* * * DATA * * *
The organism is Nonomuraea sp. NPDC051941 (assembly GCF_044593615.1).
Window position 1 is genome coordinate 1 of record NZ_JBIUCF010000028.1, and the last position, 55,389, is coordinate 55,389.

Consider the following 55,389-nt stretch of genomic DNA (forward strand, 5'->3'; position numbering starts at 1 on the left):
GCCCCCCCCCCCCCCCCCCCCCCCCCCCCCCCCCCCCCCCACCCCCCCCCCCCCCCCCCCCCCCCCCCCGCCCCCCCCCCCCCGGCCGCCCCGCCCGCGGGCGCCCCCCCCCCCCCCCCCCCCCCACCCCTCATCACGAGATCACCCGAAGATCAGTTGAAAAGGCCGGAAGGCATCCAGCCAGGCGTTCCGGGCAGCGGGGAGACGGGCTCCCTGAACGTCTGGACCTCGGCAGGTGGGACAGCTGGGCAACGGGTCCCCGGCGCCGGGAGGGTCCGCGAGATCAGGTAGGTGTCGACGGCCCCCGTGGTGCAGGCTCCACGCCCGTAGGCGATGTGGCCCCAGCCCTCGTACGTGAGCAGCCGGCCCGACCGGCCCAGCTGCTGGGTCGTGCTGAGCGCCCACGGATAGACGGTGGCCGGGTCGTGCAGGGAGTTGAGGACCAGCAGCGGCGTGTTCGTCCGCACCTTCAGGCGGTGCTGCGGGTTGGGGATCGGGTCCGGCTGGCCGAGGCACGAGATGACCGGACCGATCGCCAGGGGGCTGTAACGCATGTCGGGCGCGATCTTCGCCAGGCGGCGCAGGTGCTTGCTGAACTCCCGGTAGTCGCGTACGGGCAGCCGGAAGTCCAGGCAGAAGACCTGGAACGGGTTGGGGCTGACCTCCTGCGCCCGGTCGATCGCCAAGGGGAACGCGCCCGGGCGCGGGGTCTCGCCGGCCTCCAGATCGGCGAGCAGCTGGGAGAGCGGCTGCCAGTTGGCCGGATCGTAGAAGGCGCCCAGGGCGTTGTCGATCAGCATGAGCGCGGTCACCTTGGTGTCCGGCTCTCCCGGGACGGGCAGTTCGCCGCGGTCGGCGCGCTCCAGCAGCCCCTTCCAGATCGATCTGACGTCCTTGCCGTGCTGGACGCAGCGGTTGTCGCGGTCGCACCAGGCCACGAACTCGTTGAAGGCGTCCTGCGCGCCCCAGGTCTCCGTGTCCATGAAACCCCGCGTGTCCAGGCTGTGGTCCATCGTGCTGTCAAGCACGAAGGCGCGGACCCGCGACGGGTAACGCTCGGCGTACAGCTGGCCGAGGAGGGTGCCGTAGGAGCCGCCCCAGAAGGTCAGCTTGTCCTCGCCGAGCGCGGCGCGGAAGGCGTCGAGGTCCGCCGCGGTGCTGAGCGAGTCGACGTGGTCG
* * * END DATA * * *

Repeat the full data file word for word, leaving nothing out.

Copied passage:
The organism is Nonomuraea sp. NPDC051941 (assembly GCF_044593615.1).
Window position 1 is genome coordinate 1 of record NZ_JBIUCF010000028.1, and the last position, 55,389, is coordinate 55,389.

Consider the following 55,389-nt stretch of genomic DNA (forward strand, 5'->3'; position numbering starts at 1 on the left):
GCCCCCCCCCCCCCCCCCCCCCCCCCCCCCCCCCCCCCCCACCCCCCCCCCCCCCCCCCCCCCCCCCCCGCCCCCCCCCCCCCGGCCGCCCCGCCCGCGGGCGCCCCCCCCCCCCCCCCCCCCCCACCCCTCATCACGAGATCACCCGAAGATCAGTTGAAAAGGCCGGAAGGCATCCAGCCAGGCGTTCCGGGCAGCGGGGAGACGGGCTCCCTGAACGTCTGGACCTCGGCAGGTGGGACAGCTGGGCAACGGGTCCCCGGCGCCGGGAGGGTCCGCGAGATCAGGTAGGTGTCGACGGCCCCCGTGGTGCAGGCTCCACGCCCGTAGGCGATGTGGCCCCAGCCCTCGTACGTGAGCAGCCGGCCCGACCGGCCCAGCTGCTGGGTCGTGCTGAGCGCCCACGGATAGACGGTGGCCGGGTCGTGCAGGGAGTTGAGGACCAGCAGCGGCGTGTTCGTCCGCACCTTCAGGCGGTGCTGCGGGTTGGGGATCGGGTCCGGCTGGCCGAGGCACGAGATGACCGGACCGATCGCCAGGGGGCTGTAACGCATGTCGGGCGCGATCTTCGCCAGGCGGCGCAGGTGCTTGCTGAACTCCCGGTAGTCGCGTACGGGCAGCCGGAAGTCCAGGCAGAAGACCTGGAACGGGTTGGGGCTGACCTCCTGCGCCCGGTCGATCGCCAAGGGGAACGCGCCCGGGCGCGGGGTCTCGCCGGCCTCCAGATCGGCGAGCAGCTGGGAGAGCGGCTGCCAGTTGGCCGGATCGTAGAAGGCGCCCAGGGCGTTGTCGATCAGCATGAGCGCGGTCACCTTGGTGTCCGGCTCTCCCGGGACGGGCAGTTCGCCGCGGTCGGCGCGCTCCAGCAGCCCCTTCCAGATCGATCTGACGTCCTTGCCGTGCTGGACGCAGCGGTTGTCGCGGTCGCACCAGGCCACGAACTCGTTGAAGGCGTCCTGCGCGCCCCAGGTCTCCGTGTCCATGAAACCCCGCGTGTCCAGGCTGTGGTCCATCGTGCTGTCAAGCACGAAGGCGCGGACCCGCGACGGGTAACGCTCGGCGTACAGCTGGCCGAGGAGGGTGCCGTAGGAGCCGCCCCAGAAGGTCAGCTTGTCCTCGCCGAGCGCGGCGCGGAAGGCGTCGAGGTCCGCCGCGGTGCTGAGCGAGTCGACGTGGTCG